Shuxiang Home Hotel
Travel Blogs from Beijing
... to eat at Rumi. The restaurant was so high end in the inside. We ordered Persian tea and our own entrees. The waiter gave us bread and it was so yummy. It was so nice to finally catch up with Lindsay. We were talking about our Christmas break.
Even when we were done eating, we continuing sitting there and talking. We spoke about missing our pal Rae. Too bad Rae returned to Washington.
I looked at the time and it was still early in the ...
... the milk tea place I love. Then, I had to run off to class. During our break from class, there were Irish high school students visiting. I did not talk to them, but hearing them reminded me of a soccer player at Regis named Mark Kelly. Mark's accent came back into my mind since I always thought it was awesome. I highly doubt that he even remember who I am.
I doubt the volleyball players Catie Breaux or Diamond remember me either.
One of the wonderful things about going to the SCPKU for class is that they treat us really well. Each morning we're there, we're provided coffee, tea, and a lovely arrangement of shortbread cookies. I feel pretty special knowing that Stanford is taking care of us even from halfway around the world.
We had one of our seminars this morning and discussed what we were about to see at today's site visit, ...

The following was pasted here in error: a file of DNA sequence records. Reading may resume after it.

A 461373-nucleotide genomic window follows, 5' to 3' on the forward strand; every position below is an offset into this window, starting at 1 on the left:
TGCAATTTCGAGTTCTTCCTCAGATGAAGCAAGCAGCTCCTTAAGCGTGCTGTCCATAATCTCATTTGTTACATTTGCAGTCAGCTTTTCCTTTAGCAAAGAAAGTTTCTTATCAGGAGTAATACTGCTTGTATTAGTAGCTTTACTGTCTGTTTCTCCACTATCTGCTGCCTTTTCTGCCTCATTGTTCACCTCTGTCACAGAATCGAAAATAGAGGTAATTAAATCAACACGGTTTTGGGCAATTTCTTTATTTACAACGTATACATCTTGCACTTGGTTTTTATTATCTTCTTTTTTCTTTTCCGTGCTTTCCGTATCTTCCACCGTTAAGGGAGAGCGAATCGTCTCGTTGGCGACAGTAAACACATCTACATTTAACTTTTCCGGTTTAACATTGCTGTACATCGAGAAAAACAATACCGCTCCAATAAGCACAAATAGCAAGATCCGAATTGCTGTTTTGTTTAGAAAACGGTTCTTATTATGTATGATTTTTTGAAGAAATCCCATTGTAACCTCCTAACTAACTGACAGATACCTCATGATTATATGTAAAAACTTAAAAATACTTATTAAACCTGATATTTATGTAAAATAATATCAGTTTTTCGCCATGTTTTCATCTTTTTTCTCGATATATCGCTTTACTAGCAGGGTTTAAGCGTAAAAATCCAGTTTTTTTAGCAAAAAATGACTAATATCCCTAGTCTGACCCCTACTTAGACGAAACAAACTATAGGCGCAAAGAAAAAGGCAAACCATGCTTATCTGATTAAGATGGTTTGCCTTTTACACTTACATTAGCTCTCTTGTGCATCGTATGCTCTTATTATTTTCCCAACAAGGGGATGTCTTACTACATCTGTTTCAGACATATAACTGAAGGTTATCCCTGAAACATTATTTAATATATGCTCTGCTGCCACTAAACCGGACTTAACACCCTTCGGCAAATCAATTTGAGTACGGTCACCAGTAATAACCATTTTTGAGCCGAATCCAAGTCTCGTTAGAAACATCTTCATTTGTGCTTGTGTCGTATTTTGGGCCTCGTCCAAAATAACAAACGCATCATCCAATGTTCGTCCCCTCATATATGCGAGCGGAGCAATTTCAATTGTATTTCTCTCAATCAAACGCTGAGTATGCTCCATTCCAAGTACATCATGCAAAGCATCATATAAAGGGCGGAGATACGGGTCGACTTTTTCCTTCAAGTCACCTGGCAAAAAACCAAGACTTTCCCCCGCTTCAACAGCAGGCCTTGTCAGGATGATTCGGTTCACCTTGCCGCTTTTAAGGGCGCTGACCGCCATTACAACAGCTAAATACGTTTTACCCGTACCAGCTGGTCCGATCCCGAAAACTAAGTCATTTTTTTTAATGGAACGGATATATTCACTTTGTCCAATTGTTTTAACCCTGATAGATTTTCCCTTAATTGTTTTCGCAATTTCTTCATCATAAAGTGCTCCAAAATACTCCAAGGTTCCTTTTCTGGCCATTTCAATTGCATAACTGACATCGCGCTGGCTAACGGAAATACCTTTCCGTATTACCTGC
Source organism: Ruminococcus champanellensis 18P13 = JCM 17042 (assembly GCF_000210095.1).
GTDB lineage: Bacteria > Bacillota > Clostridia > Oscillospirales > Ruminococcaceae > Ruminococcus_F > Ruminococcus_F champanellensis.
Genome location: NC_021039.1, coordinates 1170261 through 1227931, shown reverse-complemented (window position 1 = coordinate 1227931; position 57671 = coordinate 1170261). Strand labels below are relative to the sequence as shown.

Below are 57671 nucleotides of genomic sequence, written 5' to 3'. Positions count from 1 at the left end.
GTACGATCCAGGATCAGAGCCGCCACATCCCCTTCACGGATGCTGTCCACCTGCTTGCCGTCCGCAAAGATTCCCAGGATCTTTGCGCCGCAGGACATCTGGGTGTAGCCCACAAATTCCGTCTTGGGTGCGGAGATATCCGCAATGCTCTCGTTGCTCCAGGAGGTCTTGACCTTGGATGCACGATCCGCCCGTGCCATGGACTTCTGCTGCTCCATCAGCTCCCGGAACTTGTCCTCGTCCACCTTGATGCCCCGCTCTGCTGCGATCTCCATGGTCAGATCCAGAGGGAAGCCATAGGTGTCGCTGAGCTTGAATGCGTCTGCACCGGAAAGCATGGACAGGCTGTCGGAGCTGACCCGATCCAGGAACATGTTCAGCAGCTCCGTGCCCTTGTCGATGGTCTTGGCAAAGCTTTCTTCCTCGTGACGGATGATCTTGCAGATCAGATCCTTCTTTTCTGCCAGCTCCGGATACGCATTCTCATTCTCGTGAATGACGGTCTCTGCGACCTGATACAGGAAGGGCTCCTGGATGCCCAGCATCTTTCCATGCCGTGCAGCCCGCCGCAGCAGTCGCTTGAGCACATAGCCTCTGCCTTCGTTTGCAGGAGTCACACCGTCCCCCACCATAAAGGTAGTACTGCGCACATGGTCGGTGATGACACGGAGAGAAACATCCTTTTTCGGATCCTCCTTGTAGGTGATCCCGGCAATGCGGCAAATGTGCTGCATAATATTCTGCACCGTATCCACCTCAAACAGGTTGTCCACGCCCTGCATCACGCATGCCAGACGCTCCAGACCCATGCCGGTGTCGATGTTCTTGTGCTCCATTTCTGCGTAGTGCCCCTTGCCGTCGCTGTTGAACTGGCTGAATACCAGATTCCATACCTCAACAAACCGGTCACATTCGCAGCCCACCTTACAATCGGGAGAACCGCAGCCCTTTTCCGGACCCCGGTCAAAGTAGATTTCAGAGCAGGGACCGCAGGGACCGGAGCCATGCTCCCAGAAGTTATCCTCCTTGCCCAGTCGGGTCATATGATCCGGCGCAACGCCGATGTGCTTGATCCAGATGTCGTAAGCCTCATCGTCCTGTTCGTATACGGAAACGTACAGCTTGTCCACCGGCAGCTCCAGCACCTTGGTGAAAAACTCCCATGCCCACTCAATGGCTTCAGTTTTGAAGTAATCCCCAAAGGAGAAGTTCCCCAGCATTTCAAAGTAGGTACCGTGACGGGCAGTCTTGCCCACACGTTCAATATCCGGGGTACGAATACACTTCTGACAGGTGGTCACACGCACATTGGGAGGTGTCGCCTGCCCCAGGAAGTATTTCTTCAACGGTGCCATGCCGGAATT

... of the school, so six of us, all foreign teachers, share an office. One would of course like to think and assume that in a foreign country teachers could all work in a completely harmonious way, but as I soon discovered, this office is similar to high school. Cliques are rapidly formed and some groups will get along better than others causing an interesting environment. That's the problem when you place six disparate souls from varying cultural backgrounds in a relatively ...
... with locals. Never bother
looking at the price tag, ask the seller personally. If it's in
English, they'll give you a lower price and act like it's an amazing
deal. This deal will halve itself when you walk away looking
disinterested. If you know Mandarin, they seem to back off the usual
sales pitch and simply bring out a calculator to propose their price.
Every single stand keeps a large calculator around just for when
foreigners show up, you usually ...
- Free parking